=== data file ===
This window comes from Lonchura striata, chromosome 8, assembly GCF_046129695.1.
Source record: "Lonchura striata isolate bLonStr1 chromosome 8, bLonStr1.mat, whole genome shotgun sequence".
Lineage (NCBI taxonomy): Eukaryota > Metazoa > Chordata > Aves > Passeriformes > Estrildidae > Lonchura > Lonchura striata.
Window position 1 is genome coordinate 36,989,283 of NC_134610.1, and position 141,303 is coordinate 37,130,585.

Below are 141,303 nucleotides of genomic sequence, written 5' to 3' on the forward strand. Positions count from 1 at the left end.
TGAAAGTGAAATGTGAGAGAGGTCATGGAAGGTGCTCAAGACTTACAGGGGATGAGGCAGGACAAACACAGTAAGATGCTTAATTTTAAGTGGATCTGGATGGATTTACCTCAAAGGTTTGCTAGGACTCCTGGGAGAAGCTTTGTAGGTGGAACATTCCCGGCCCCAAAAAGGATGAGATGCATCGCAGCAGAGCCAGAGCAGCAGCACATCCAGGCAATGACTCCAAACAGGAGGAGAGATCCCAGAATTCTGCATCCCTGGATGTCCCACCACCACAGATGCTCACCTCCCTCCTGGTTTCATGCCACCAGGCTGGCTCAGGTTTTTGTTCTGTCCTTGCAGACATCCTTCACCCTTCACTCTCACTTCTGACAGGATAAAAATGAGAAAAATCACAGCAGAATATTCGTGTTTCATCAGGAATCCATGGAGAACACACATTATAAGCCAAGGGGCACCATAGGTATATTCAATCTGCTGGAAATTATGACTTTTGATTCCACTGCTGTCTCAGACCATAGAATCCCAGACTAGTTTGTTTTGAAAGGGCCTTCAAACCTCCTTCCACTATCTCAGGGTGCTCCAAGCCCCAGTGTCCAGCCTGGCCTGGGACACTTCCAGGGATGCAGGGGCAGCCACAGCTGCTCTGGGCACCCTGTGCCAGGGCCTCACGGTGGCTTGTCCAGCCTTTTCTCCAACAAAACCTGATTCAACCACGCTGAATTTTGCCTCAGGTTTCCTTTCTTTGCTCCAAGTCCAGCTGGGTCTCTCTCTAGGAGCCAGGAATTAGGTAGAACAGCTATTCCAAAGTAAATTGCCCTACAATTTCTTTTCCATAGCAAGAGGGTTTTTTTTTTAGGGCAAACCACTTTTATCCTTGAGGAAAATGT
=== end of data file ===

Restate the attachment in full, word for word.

This window comes from Lonchura striata, chromosome 8, assembly GCF_046129695.1.
Source record: "Lonchura striata isolate bLonStr1 chromosome 8, bLonStr1.mat, whole genome shotgun sequence".
Lineage (NCBI taxonomy): Eukaryota > Metazoa > Chordata > Aves > Passeriformes > Estrildidae > Lonchura > Lonchura striata.
Window position 1 is genome coordinate 36,989,283 of NC_134610.1, and position 141,303 is coordinate 37,130,585.

Below are 141,303 nucleotides of genomic sequence, written 5' to 3' on the forward strand. Positions count from 1 at the left end.
TGAAAGTGAAATGTGAGAGAGGTCATGGAAGGTGCTCAAGACTTACAGGGGATGAGGCAGGACAAACACAGTAAGATGCTTAATTTTAAGTGGATCTGGATGGATTTACCTCAAAGGTTTGCTAGGACTCCTGGGAGAAGCTTTGTAGGTGGAACATTCCCGGCCCCAAAAAGGATGAGATGCATCGCAGCAGAGCCAGAGCAGCAGCACATCCAGGCAATGACTCCAAACAGGAGGAGAGATCCCAGAATTCTGCATCCCTGGATGTCCCACCACCACAGATGCTCACCTCCCTCCTGGTTTCATGCCACCAGGCTGGCTCAGGTTTTTGTTCTGTCCTTGCAGACATCCTTCACCCTTCACTCTCACTTCTGACAGGATAAAAATGAGAAAAATCACAGCAGAATATTCGTGTTTCATCAGGAATCCATGGAGAACACACATTATAAGCCAAGGGGCACCATAGGTATATTCAATCTGCTGGAAATTATGACTTTTGATTCCACTGCTGTCTCAGACCATAGAATCCCAGACTAGTTTGTTTTGAAAGGGCCTTCAAACCTCCTTCCACTATCTCAGGGTGCTCCAAGCCCCAGTGTCCAGCCTGGCCTGGGACACTTCCAGGGATGCAGGGGCAGCCACAGCTGCTCTGGGCACCCTGTGCCAGGGCCTCACGGTGGCTTGTCCAGCCTTTTCTCCAACAAAACCTGATTCAACCACGCTGAATTTTGCCTCAGGTTTCCTTTCTTTGCTCCAAGTCCAGCTGGGTCTCTCTCTAGGAGCCAGGAATTAGGTAGAACAGCTATTCCAAAGTAAATTGCCCTACAATTTCTTTTCCATAGCAAGAGGGTTTTTTTTTTAGGGCAAACCACTTTTATCCTTGAGGAAAATGT